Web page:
The book features articles on such important subjects as “Antitrust Litigation Graphics: Explaining Complex Information Simply,”  “Litigation Graphics: Timelines Can Persuade Judges and Juries,” “Trial Exhibits: Antitrust, Pharmaceuticals, and Hatch-Waxman Litigation,” “Antitrust Litigation Graphics: Monopoly Power and Price Fixing,” and “Making the Complex Understandable in Pharmaceutical Cases.”

Click here to download free eBook The Antitrust Litigation Trial Guide

Tags: Trial Graphics, Trial Consultants, Litigation Graphics, Trial Presentation, Courtroom Presentations, Litigation Consulting, E-Book, Demonstrative Evidence, Antitrust Litigation

Antitrust Litigation Graphics: Explaining Complex Information Simply

Posted by Ken Lopez on Wed, Oct 3, 2012 @ 07:40 AM

 

antitrust litigation graphics price fixing monopolyby Ken Lopez
CEO & Founder
A2L Consulting

Since antitrust litigation is inherently complex and juries frequently have to decide antitrust cases, litigation graphics in these cases are especially important. Quite often, sums in the nine or even ten figures can be at issue in a major antitrust case – or corporate executives can be charged with criminal antitrust violations that can land them in federal prison if they are convicted.

Antitrust cases can be brought by the government – including the U.S. Department of Justice, which has the ability to bring criminal antitrust cases; the Federal Trade Commission; and state attorneys general. They can also be brought by private parties that allege that they were damaged monetarily by a price-fixing or similar conspiracy, by a merger or acquisition, or by some other possible antitrust violation.

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We work, in different cases, for the government and for corporations that have been accused by the government or by other corporations or individuals of entering into price-fixing conspiracies, engaging in cartel activity, or planning a merger or acquisition that is likely to reduce competition in a particular industry.

Like patent litigation, which in recent years has begun to overlap with antitrust litigation, antitrust cases require special assistance from those familiar with modern trial presentation and litigation graphics.

Often a conspiracy must be proved by inference because conspirators understandably try not to leave a clear paper or electronic record of their conspiracy. Accordingly, when we are on the side that is trying to show that a conspiracy existed, we create convincing antitrust litigation graphics that set forth the time and participants of key emails and telephone calls from which an illegal conspiracy can be inferred. Courts have made it clear that juries are allowed to infer the existence of a conspiracy from repeated contacts between corporations and the corporations’ behavior at the time. We put that information in front of a jury in a very convincing way. See these antitrust litigation graphics below:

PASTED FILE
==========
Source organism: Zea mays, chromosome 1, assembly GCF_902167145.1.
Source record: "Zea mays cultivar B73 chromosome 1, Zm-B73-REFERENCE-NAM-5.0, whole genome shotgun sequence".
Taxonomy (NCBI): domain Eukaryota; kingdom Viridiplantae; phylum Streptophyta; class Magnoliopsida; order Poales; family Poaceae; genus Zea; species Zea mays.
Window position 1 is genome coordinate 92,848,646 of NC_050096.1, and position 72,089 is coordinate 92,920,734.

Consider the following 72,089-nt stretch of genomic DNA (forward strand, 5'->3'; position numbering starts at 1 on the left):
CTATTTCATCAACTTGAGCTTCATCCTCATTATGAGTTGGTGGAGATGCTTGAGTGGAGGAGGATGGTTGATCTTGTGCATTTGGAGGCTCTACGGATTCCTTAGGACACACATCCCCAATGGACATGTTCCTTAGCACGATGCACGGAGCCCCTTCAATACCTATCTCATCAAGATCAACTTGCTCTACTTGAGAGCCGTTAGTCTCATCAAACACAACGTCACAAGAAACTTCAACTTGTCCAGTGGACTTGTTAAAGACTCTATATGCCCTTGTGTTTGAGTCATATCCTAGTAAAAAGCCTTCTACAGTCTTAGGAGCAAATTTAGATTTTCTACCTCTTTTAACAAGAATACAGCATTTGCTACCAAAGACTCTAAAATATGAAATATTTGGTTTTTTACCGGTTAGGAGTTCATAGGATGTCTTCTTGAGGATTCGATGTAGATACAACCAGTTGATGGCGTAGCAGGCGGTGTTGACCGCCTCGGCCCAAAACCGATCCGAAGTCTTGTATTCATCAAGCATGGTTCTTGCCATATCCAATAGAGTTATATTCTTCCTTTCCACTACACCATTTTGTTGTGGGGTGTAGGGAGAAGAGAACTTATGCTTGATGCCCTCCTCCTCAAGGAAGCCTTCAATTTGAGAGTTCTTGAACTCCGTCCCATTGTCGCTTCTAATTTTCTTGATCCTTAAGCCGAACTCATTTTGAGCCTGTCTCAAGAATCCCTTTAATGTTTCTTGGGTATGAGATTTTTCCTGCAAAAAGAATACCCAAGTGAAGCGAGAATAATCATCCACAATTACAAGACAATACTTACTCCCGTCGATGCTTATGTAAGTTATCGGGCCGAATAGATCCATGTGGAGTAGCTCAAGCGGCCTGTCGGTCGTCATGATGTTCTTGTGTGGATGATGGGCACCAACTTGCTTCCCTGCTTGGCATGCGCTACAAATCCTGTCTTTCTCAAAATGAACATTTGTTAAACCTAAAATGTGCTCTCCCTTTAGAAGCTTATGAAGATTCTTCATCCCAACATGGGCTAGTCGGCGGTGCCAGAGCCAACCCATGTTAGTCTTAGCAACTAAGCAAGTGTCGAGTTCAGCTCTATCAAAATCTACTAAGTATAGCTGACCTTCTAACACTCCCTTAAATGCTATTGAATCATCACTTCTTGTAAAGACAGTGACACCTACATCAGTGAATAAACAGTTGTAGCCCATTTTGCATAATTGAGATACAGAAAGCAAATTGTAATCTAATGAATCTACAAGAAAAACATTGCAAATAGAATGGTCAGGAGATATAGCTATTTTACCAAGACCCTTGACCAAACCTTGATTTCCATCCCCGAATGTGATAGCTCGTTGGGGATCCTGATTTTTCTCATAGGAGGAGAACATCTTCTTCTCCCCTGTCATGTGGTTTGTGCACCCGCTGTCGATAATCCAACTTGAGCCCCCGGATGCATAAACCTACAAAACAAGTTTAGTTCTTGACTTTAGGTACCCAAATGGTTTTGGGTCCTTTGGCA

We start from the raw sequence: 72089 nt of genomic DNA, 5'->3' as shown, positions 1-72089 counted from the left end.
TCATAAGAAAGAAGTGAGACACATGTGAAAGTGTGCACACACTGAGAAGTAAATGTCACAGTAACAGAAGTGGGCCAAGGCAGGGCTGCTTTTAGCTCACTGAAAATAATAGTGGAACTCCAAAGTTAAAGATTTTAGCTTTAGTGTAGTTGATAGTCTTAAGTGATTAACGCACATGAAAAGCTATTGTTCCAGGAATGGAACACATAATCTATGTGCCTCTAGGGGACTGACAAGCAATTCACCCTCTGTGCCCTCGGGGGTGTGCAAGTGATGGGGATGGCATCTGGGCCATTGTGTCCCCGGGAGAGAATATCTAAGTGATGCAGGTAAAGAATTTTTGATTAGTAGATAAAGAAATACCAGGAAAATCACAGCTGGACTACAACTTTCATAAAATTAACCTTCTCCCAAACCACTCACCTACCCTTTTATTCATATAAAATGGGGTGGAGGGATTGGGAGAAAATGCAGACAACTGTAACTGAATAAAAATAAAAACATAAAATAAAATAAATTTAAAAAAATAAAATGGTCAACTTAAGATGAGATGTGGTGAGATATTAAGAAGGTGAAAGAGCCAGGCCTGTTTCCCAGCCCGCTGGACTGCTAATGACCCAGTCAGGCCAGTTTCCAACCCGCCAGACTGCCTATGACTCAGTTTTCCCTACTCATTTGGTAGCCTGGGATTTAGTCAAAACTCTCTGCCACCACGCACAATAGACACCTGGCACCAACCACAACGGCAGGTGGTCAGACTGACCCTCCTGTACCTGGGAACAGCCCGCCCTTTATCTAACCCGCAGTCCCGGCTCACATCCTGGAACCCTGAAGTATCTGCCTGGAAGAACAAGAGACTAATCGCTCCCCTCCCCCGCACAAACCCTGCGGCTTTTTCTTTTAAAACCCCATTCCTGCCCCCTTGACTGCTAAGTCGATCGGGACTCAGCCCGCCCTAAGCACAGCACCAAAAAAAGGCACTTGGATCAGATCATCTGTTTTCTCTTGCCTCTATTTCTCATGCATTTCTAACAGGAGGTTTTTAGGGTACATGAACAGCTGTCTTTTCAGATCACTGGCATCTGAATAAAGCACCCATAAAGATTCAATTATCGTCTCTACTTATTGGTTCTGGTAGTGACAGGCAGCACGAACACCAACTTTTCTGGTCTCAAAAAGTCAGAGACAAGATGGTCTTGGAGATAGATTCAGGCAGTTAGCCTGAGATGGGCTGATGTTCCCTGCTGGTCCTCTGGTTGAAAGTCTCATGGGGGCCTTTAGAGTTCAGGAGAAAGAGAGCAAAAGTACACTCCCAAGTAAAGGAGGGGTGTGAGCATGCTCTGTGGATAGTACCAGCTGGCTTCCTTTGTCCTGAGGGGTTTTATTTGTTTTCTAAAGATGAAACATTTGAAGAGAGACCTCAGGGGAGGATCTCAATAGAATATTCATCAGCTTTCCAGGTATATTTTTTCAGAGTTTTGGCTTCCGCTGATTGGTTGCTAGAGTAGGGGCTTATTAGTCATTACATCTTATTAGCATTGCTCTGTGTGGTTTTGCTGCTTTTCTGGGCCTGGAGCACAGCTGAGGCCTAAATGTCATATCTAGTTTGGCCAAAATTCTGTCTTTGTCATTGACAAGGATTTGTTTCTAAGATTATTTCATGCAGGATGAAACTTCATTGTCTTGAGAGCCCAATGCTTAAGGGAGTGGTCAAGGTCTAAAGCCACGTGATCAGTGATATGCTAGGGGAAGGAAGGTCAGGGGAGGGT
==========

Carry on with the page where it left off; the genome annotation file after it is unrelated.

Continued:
If we are on the plaintiff side in a class v. corporation dispute, our work is similar to a criminal antitrust case. However one obvious difference is that our focus in a civil dispute is on proving causation and damages, not the elements of a crime. The antitrust litigation graphics below helped establish the existence of conspiracy by looking at the timing of price change announcements among a group of competitors in one industry:

A price-fixing conspiracy often involves a complex web of participants, all of whom are interrelated in some way and all of whom must coordinate their activities. Our litigation graphics make it easy to understand how a conspiracy got started, who was involved, and how the various parties are related to each other.

In cases involving the Hatch-Waxman Act and issues involving the expiration of pharmaceutical patents and competition between branded drug companies and generic manufacturers, our antitrust litigation graphics can illuminate a complicated industry and a complex regulatory scheme as below:

 

Other helpful resources on A2L Consulting's site related to antitrust litigation graphics:

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Tags: Trial Graphics, Litigation Graphics, Trial Presentation, Courtroom Presentations, Litigation Consulting, Demonstrative Evidence, PowerPoint, Antitrust Litigation

Comic Brief for Your Comic Relief: Teaching with Graphics

Posted by Ryan Flax on Fri, Sep 7, 2012 @ 02:08 PM


graphics brief litigation apple a2l consultantsRyan H. Flax
(Former) Managing Director, Litigation Consulting
A2L Consulting 

As the title suggests, this post will offer a moment of levity on this Friday afternoon.  On Tuesday (September 4, 2012), an attorney filed an amicus brief with the U.S. District Court for the Southern District of New York in United States v. Apple, Inc. et al.  The authoring attorney is Bob Kohn, and he filed the brief on his own behalf.  The case relates to a proposed Department of Justice settlement with book publishers over accusations of e-book price fixing and attorney Kohn’s position is that the DOJ’s premise for settlement is based on faulty legal interpretations.  Kohn wants public disclosure of the DOJ investigation that led to the charges against the publishers.

Comic Brief for Comic Relief - US v. Apple Antitrust Filing Opens Eyes

As reported by the ABA Journal, Bob Kohn explained (to Bloomberg and the New York Times) that he chose this unusual format for the brief after U.S. District Judge Denise Cote limited the filing to just five pages.  The opening and closing points of Kohn’s brief make clear his frustration with the court’s 5-page limit.  Kohn explained “I thought of the idea of using pictures which, as we know, paint a thousand words.”